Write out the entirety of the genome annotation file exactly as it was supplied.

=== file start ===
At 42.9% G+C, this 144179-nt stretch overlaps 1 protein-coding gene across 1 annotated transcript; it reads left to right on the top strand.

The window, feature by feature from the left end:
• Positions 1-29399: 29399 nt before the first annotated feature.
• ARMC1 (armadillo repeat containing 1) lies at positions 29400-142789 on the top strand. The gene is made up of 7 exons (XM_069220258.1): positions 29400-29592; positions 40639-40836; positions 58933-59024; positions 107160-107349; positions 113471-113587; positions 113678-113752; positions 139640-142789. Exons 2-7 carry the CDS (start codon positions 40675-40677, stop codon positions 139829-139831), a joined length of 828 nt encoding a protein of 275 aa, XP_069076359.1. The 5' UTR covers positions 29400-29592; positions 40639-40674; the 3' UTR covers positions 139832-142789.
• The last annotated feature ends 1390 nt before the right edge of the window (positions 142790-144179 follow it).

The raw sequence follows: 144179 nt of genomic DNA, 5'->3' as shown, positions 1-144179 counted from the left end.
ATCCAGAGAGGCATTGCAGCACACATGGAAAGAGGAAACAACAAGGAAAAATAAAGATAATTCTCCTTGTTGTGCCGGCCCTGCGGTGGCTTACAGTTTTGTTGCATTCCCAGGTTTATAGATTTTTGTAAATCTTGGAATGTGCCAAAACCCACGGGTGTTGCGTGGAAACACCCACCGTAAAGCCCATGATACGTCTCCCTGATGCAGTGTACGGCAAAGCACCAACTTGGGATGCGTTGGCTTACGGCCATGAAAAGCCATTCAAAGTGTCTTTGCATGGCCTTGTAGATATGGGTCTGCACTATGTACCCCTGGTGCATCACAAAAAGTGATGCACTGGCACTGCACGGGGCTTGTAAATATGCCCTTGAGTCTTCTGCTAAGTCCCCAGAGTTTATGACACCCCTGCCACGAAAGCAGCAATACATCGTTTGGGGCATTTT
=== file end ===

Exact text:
At 42.9% G+C, this 144179-nt stretch overlaps 1 protein-coding gene across 1 annotated transcript; it reads left to right on the top strand.

The window, feature by feature from the left end:
• Positions 1-29399: 29399 nt before the first annotated feature.
• ARMC1 (armadillo repeat containing 1) lies at positions 29400-142789 on the top strand. The gene is made up of 7 exons (XM_069220258.1): positions 29400-29592; positions 40639-40836; positions 58933-59024; positions 107160-107349; positions 113471-113587; positions 113678-113752; positions 139640-142789. Exons 2-7 carry the CDS (start codon positions 40675-40677, stop codon positions 139829-139831), a joined length of 828 nt encoding a protein of 275 aa, XP_069076359.1. The 5' UTR covers positions 29400-29592; positions 40639-40674; the 3' UTR covers positions 139832-142789.
• The last annotated feature ends 1390 nt before the right edge of the window (positions 142790-144179 follow it).

The raw sequence follows: 144179 nt of genomic DNA, 5'->3' as shown, positions 1-144179 counted from the left end.
ATCCAGAGAGGCATTGCAGCACACATGGAAAGAGGAAACAACAAGGAAAAATAAAGATAATTCTCCTTGTTGTGCCGGCCCTGCGGTGGCTTACAGTTTTGTTGCATTCCCAGGTTTATAGATTTTTGTAAATCTTGGAATGTGCCAAAACCCACGGGTGTTGCGTGGAAACACCCACCGTAAAGCCCATGATACGTCTCCCTGATGCAGTGTACGGCAAAGCACCAACTTGGGATGCGTTGGCTTACGGCCATGAAAAGCCATTCAAAGTGTCTTTGCATGGCCTTGTAGATATGGGTCTGCACTATGTACCCCTGGTGCATCACAAAAAGTGATGCACTGGCACTGCACGGGGCTTGTAAATATGCCCTTGAGTCTTCTGCTAAGTCCCCAGAGTTTATGACACCCCTGCCACGAAAGCAGCAATACATCGTTTGGGGCATTTT